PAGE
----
No one really wants to face the reality of their own mortality. In fact, this is one of the most common reasons people give for not having an estate plan in place – they simply don’t want to dwell on the fact that they will die someday. Not surprisingly, those same people often fail to have a funeral plan in place when they die because they didn’t want to think about the subject while alive. While this is certainly understandable, it isn’t smart. The truth is that the cost of dying is high, often causing loved ones to deal with financial hardship at a time of emotional grief. Both the emotional stress and financial strain your loved ones will endure if they have to plan your funeral and burial can be avoided, however, by the inclusion of funeral planning in your own estate plan.
The reality is that death is a big business in the United States – and an expensive one. The average “simple” burial costs around $7,000 in the U.S. That figure does not include a high end casket, an elaborate funeral service, or even a burial plot. Once those add-ons are included you can expect to pay $15,000 or more for a funeral and burial in the U.S. Can your loved ones come up with that kind of cash on the spur of the moment? More importantly, do you want them to have to scrounge around for money right after they have lost you? The answer to both questions may be “no.” If so, you should consider including a funeral plan in your own estate plan.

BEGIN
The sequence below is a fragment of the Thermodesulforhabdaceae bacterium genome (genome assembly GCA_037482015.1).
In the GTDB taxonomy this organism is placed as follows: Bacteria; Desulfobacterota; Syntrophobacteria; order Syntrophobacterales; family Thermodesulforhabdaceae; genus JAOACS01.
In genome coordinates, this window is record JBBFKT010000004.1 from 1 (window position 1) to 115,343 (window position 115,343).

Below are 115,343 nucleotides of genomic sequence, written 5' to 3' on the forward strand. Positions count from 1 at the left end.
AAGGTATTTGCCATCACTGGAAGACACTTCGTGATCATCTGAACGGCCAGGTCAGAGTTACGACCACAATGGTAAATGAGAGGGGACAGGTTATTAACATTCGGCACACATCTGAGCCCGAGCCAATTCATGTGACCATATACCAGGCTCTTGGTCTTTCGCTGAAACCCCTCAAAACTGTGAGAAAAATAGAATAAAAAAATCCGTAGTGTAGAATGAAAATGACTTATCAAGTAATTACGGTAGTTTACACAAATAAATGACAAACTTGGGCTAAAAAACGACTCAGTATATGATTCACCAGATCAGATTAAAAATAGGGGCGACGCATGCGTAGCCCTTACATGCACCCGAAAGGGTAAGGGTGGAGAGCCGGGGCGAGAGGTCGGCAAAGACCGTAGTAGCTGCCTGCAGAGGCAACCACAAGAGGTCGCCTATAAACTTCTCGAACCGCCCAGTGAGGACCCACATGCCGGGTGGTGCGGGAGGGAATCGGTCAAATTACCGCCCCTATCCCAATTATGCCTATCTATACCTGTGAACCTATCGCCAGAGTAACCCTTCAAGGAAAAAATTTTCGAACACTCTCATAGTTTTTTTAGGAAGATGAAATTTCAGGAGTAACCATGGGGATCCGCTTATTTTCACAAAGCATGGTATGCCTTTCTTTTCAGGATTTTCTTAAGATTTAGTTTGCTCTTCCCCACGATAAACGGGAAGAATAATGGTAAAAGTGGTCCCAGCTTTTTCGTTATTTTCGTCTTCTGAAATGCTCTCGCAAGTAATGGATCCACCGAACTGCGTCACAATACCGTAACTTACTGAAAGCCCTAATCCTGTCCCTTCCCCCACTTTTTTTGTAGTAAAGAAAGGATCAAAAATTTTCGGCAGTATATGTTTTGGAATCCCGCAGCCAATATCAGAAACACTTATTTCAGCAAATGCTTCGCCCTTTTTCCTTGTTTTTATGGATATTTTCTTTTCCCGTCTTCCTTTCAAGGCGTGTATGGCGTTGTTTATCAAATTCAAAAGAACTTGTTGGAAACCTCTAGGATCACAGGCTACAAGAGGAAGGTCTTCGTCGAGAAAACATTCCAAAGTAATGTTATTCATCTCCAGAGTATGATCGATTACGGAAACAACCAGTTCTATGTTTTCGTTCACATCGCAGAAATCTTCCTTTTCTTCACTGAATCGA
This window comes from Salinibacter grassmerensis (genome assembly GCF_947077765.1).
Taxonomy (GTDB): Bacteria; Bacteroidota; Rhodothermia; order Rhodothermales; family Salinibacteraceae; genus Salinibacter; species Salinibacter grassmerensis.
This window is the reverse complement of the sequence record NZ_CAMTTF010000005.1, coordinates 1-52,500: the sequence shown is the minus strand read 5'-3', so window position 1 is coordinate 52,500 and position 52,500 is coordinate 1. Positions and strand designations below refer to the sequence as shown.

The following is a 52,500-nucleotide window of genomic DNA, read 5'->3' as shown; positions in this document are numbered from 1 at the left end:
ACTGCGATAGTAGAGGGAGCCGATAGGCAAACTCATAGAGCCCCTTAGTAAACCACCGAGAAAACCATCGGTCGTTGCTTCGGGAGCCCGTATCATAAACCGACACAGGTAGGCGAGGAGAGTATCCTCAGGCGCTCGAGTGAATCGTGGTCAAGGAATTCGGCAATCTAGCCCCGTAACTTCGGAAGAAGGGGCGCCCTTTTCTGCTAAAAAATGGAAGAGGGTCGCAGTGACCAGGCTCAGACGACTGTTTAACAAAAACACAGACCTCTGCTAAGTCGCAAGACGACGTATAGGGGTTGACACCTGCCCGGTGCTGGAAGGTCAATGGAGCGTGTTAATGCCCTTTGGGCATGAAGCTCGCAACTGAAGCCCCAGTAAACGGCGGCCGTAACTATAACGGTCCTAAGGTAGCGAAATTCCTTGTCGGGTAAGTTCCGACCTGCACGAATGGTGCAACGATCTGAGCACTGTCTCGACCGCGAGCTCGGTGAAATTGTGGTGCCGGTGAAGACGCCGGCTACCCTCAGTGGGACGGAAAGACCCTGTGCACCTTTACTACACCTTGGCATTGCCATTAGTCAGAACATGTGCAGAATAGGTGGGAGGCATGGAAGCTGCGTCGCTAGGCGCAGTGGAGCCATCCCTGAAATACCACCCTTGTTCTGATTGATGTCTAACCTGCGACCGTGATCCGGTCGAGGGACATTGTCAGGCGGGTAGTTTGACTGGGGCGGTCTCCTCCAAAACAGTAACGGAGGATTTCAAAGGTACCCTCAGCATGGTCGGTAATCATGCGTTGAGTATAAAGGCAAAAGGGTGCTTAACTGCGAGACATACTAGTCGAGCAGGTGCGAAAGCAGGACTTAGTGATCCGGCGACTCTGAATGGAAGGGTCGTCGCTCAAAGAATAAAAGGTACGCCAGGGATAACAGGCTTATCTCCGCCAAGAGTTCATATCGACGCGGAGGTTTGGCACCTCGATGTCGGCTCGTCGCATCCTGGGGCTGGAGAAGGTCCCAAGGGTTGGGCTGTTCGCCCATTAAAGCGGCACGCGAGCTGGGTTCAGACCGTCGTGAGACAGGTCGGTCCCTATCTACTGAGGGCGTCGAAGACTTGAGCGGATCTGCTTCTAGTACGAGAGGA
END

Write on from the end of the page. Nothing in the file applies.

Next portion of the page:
A funeral and burial plan can be as detailed and elaborate or as simple and basic as you wish. Either way, your plan can make at least basic decisions such as whether you wish to be buried or cremated, what type of service you want, and who should speak at the service. Making these decisions for your loved ones will prevent them from having to make them during a period of profound loss and grief. In addition, your plan can arrange for funding of your funeral through a variety of methods. A funeral trust is one of the most common ways to fund a funeral and can be used to include your wants and wishes as well through the use of the trust terms. By arranging to pay for your own funeral ahead of time you save your loved ones from the stress of having to figure out how to pay for your funeral when the time comes.
If you have additional questions or concerns about funeral planning, or your Illinois estate plan in general, contact the experienced Illinois estate planning attorneys at Nash, Nash, Bean & Ford, LLP by calling 309-944-2188 to schedule your appointment today.
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